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Washington — President Donald Trump on Wednesday declared that a major disaster exists in mid-Michigan following severe flash flooding and storm damage in late June, clearing the way for federal emergency aid to supplement ongoing recovery efforts.

Federal funding will be available to households affected by the storms June 22 to 27 in the counties of Bay, Gladwin, Isabella and Midland, as well as the Saginaw Chippewa Tribe within Isabella County, the White House said.

“The losses sustained by these communities have been severe due to the magnitude of the flash flooding,” Gov. Rick Snyder said in a statement.

“This presidential declaration is an important step in our continuing efforts to provide assistance and help Michigan families and businesses recover from the effects of this disaster.”

The federal aid could include grants for temporary housing or home repairs or low-cost loans to cover uninsured property losses, and programs to help individuals and business owners recover.

The U.S. Small Business Administration is also making low-interest disaster loans available to residents and businesses in Bay, Gladwin, Isabella and Midland counties, according to Snyder’s office.

Snyder asked Trump to declare a disaster a week and a half ago, following an assessment of damage to homes, businesses and other facilities in the area. Lt. Gov. Brian Calley declared a state of disaster for Isabella and Midland counties on June 23, and Bay and Gladwin counties were later included in the declaration.

Communities across the state are now also eligible for the hazard mitigation assistance program, which can be used for measures aimed at reducing the risk of damage to human health or property from natural hazards in the future.

“I strongly encourage communities to seize the opportunity for hazard mitigation assistance to enhance the safety of Michigan’s residents,” Capt. Chris A. Kelenske, commander of the Michigan State Police’s Emergency Management and Homeland Security Division, said in a statement.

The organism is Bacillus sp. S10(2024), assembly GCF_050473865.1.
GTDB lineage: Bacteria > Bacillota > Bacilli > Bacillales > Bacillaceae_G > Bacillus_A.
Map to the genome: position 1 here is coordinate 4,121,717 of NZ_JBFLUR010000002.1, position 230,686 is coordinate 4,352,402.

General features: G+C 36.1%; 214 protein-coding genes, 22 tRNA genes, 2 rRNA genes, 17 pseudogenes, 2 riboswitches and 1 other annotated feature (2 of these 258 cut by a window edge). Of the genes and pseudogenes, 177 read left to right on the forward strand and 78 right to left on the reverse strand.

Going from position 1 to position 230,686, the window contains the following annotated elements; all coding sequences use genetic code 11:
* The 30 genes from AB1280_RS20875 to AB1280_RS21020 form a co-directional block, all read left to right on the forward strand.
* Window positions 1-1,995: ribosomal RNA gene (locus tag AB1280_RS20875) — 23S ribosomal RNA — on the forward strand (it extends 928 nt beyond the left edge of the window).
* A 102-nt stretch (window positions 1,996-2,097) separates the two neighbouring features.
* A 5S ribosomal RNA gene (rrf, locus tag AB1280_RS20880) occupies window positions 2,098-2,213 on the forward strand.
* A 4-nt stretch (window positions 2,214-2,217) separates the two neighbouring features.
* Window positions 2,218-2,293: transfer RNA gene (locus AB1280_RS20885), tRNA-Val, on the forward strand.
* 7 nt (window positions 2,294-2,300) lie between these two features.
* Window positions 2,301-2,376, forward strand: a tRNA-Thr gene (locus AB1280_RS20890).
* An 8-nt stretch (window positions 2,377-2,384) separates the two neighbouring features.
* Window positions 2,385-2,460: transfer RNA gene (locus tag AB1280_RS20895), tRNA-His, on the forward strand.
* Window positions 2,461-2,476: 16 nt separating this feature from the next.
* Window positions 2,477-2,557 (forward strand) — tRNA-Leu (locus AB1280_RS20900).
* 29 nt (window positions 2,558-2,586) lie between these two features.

“With federal aid, our communities can initiate projects to save lives and protect public property and health.”

Snyder said eligible local governments affected by the flooding may apply for assistance grants through the state’s Disaster and Emergency Contingency Fund for up to $100,000 or 10 percent of the previous year’s operating budget, whichever is less.

U.S. Rep. John Moolenaar, R-Midland, welcomed the emergency declaration.

“State and local governments in mid-Michigan have done an outstanding job in the aftermath of June’s flooding, but the cost of cleanup and recovery was more than they could bear alone,” he said in a statement. “Today’s decision to grant federal assistance from FEMA will go a long way toward helping communities and families rebuild.”

Steven W. Johnson was named the federal coordinating officer for federal recovery operations in the affected counties.

Residents and business owners who sustained losses in the designated counties can begin applying for assistance Thursday by registering online at www.DisasterAssistance.gov or by calling (800) 621-3362 or (800) 462-7585 for the hearing and speech impaired. The phone numbers will operate from 7 a.m. to 9 p.m. seven days a week.

Snyder last year asked for a major disaster declaration for the Flint water crisis. President Barack Obama declared a federal emergency but not a major disaster because of the crisis’ man-made origins.

mburke@detroitnews.com

(202) 662-8736

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